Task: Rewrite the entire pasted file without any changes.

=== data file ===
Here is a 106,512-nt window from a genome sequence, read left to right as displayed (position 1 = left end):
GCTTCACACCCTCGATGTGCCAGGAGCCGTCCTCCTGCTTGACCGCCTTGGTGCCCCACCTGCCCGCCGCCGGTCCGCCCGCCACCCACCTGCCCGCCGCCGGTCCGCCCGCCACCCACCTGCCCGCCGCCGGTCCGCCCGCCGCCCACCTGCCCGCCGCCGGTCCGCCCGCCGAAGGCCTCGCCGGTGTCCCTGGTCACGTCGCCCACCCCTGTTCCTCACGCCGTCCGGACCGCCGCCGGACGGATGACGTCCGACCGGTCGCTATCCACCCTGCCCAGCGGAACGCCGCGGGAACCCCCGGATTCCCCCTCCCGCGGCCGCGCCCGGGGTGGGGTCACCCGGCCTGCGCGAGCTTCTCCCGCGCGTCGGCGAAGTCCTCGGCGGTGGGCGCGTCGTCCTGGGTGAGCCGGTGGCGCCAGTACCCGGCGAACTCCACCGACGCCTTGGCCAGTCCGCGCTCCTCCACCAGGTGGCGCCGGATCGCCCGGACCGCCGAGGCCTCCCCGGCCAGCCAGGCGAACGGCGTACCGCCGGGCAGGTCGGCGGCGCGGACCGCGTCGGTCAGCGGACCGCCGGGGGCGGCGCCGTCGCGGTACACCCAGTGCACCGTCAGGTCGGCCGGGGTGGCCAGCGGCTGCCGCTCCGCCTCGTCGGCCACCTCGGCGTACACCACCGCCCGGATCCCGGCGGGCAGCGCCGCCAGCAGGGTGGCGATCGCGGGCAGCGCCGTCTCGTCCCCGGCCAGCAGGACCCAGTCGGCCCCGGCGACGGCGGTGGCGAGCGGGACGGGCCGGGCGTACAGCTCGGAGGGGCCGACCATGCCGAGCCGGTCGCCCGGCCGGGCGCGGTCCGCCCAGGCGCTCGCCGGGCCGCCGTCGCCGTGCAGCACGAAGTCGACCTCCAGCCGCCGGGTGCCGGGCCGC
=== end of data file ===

Here is a 106,512-nt window from a genome sequence, read left to right as displayed (position 1 = left end):
GCTTCACACCCTCGATGTGCCAGGAGCCGTCCTCCTGCTTGACCGCCTTGGTGCCCCACCTGCCCGCCGCCGGTCCGCCCGCCACCCACCTGCCCGCCGCCGGTCCGCCCGCCACCCACCTGCCCGCCGCCGGTCCGCCCGCCGCCCACCTGCCCGCCGCCGGTCCGCCCGCCGAAGGCCTCGCCGGTGTCCCTGGTCACGTCGCCCACCCCTGTTCCTCACGCCGTCCGGACCGCCGCCGGACGGATGACGTCCGACCGGTCGCTATCCACCCTGCCCAGCGGAACGCCGCGGGAACCCCCGGATTCCCCCTCCCGCGGCCGCGCCCGGGGTGGGGTCACCCGGCCTGCGCGAGCTTCTCCCGCGCGTCGGCGAAGTCCTCGGCGGTGGGCGCGTCGTCCTGGGTGAGCCGGTGGCGCCAGTACCCGGCGAACTCCACCGACGCCTTGGCCAGTCCGCGCTCCTCCACCAGGTGGCGCCGGATCGCCCGGACCGCCGAGGCCTCCCCGGCCAGCCAGGCGAACGGCGTACCGCCGGGCAGGTCGGCGGCGCGGACCGCGTCGGTCAGCGGACCGCCGGGGGCGGCGCCGTCGCGGTACACCCAGTGCACCGTCAGGTCGGCCGGGGTGGCCAGCGGCTGCCGCTCCGCCTCGTCGGCCACCTCGGCGTACACCACCGCCCGGATCCCGGCGGGCAGCGCCGCCAGCAGGGTGGCGATCGCGGGCAGCGCCGTCTCGTCCCCGGCCAGCAGGACCCAGTCGGCCCCGGCGACGGCGGTGGCGAGCGGGACGGGCCGGGCGTACAGCTCGGAGGGGCCGACCATGCCGAGCCGGTCGCCCGGCCGGGCGCGGTCCGCCCAGGCGCTCGCCGGGCCGCCGTCGCCGTGCAGCACGAAGTCGACCTCCAGCCGCCGGGTGCCGGGCCGC